The blasting machine works like this: you lift and then push down (hard!) on the plunger which has a rack gear on its shaft. This in turn rotates a type of generator called a magneto. Which converts your kinetic energy into electrical energy -- around 30-60V of AC (alternating current) at about 1.5A! This is enough to send a decent amount of power down a long line to a set of blasting caps embedded inside sticks of TNT. 

This is also enough to totally fry a microcontroller! So, we need to build a circuit do a couple of things for us to make the signal microcontroller friendly.


 The first thing we'll do is take the AC current and convert it to DC. For more detail, check out this guide on power supplies!

This image shows us how alternating current is a sine wave that moves from zero to positive to negative voltage. It also shows how a direct current is ideally constant and positive, for our needs.

An easy way to convert the AC signal is with power diodes, such as the 1N4001, which only allows current to flow through in one direction, effectively clamping it to the positive-only half of the waves.

Turns into this:

This is called a "half-wave rectifier" because we end up with half of the original AC wave

Not bad, but we want to smooth out that signal. Enter: the capacitor.

The capacitor acts like a fast charging/discharging battery, so the wave doesn't dip down as badly as it did before.

We can do one more simple thing to improve that wave from the half wave into a full wave, by essentially mirror the negative peeks of the original AC current up to positive.

Four diodes arranged like this will give us what we need.

Including the capacitor for smoothing, here's what the wave now looks like:

This is called a "full-wave" rectifier because we capture the full wave from the original AC wave, but just keep it all positive!

Depending on your setup, you may not actually need a full-wave rectifier. If you're just sensing the device, a half-wave will probably be fine. If you're trying to charge or power your project, a full-wave will get you 2x as much power, so its more efficient!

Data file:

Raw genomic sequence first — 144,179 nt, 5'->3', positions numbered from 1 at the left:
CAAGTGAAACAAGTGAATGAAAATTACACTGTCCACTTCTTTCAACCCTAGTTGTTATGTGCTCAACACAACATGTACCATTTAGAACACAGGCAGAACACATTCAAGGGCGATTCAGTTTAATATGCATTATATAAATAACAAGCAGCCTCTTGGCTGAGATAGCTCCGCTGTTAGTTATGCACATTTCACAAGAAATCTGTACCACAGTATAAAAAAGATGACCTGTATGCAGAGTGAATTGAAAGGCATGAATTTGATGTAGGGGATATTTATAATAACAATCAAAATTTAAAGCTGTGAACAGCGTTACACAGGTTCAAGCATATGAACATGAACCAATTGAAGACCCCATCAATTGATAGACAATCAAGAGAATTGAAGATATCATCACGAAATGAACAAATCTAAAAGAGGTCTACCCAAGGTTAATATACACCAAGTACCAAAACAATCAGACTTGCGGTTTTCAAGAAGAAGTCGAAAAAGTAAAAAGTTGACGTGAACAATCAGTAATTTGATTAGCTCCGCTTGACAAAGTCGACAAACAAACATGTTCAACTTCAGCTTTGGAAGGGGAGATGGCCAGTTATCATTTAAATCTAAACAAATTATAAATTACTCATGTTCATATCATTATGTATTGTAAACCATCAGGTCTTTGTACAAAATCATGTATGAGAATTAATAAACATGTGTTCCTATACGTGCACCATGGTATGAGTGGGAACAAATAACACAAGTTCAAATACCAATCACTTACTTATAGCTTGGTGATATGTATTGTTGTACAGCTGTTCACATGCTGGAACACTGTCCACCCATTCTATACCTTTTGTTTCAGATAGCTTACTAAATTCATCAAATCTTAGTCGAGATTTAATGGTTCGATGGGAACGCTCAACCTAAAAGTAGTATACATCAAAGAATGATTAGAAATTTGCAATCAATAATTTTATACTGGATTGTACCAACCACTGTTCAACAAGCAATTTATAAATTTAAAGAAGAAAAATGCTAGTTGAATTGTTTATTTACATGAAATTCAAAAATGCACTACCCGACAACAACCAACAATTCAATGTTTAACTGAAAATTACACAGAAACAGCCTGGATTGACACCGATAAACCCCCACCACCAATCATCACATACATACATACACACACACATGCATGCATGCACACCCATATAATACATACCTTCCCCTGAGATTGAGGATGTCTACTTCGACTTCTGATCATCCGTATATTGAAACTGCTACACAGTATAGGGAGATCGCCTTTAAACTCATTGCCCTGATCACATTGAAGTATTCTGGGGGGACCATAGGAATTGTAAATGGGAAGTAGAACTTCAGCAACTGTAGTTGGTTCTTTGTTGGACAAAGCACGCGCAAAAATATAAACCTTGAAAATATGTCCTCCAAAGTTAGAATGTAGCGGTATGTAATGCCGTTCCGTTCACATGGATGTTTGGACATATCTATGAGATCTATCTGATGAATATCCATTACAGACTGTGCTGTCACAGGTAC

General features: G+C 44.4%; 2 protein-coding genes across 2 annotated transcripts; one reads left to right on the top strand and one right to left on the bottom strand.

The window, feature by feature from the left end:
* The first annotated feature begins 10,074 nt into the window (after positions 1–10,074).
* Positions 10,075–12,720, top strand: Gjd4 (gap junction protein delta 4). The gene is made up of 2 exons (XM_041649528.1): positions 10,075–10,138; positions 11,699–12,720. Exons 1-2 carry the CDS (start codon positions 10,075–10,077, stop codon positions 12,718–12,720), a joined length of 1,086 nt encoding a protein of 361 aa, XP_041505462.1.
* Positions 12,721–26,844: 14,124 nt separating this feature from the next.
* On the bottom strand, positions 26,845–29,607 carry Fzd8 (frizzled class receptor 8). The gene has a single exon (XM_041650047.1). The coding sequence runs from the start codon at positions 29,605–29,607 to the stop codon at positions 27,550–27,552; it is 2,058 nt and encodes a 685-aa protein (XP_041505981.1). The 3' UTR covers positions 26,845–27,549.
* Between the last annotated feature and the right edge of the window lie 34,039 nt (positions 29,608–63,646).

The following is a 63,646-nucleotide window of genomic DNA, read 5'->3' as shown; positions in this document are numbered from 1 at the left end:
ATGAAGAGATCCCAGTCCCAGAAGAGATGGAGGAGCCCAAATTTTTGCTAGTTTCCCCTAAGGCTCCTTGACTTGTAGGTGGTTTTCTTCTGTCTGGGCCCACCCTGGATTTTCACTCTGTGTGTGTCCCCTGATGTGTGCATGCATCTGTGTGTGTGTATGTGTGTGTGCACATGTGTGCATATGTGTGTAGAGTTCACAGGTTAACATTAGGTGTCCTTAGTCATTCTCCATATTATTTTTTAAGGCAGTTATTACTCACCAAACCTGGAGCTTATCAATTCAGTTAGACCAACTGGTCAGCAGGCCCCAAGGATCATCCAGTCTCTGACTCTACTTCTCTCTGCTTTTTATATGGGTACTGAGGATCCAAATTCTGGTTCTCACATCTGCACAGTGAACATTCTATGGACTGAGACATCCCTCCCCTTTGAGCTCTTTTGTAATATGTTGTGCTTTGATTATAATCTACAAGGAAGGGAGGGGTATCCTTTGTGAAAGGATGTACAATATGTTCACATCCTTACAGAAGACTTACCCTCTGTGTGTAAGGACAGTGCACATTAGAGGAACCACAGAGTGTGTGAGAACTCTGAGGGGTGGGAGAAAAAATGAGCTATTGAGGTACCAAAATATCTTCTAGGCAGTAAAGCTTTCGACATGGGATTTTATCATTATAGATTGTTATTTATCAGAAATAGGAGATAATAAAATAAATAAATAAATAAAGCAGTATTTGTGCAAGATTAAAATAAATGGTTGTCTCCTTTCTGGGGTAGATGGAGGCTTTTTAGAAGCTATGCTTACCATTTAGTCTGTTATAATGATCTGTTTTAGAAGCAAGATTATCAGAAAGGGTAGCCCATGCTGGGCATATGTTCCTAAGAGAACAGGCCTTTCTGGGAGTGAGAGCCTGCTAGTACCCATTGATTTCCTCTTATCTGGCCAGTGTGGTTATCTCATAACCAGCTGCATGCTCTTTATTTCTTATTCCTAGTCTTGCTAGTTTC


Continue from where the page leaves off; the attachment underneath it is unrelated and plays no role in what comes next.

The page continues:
Personally, I wasn't sure what I'd be using the prop for when I first started laying out the circuit so I went with the more-useful full-wave!

Voltage Divider

Now that the current coming from our blasting machine (or other AC source) has been converted to DC, we need to drop the voltage down to a lower level.

For this, we'll use a resistive voltage divider. This uses two resistors in series -- one connected to the positive source the other connected to ground. The voltage at the intersection of the two resistors will be the "divided" or reduced voltage we need. 

We just need to sense the voltage, not power something. If you want to actually power your device, use a regulator or buck converter to take the high voltage down to 12V or 5V, whatever you need.

By choosing a 100k resistor and a 4.7k resistor, we'll get our original, say, ~30-60VDC (maybe a little higher depending on how hard you push it) dropped down to around 1.3-2.6VDC.

You can calculate the resistors with this formula: Vout = Vin * (R2/(R1+R2))

Try building the above circuit on a breadboard and testing the voltage with a multimeter. Once it's working well, it's time to solder the circuit to a permanent FeatherWing Proto board that we can stack onto our Feather.

Solder 6" lengths of wire to the AC input pads on the FeatherWing Proto board as shown in the diagram -- these will be connected later to the blaster -- and solder 24" lengths of wires to the ground and pin 9 pads to run to the relay later.

This guide was first published on Apr 12, 2017. It was last updated on Apr 12, 2017.

This page (Voltage Conversion) was last updated on Apr 11, 2017.

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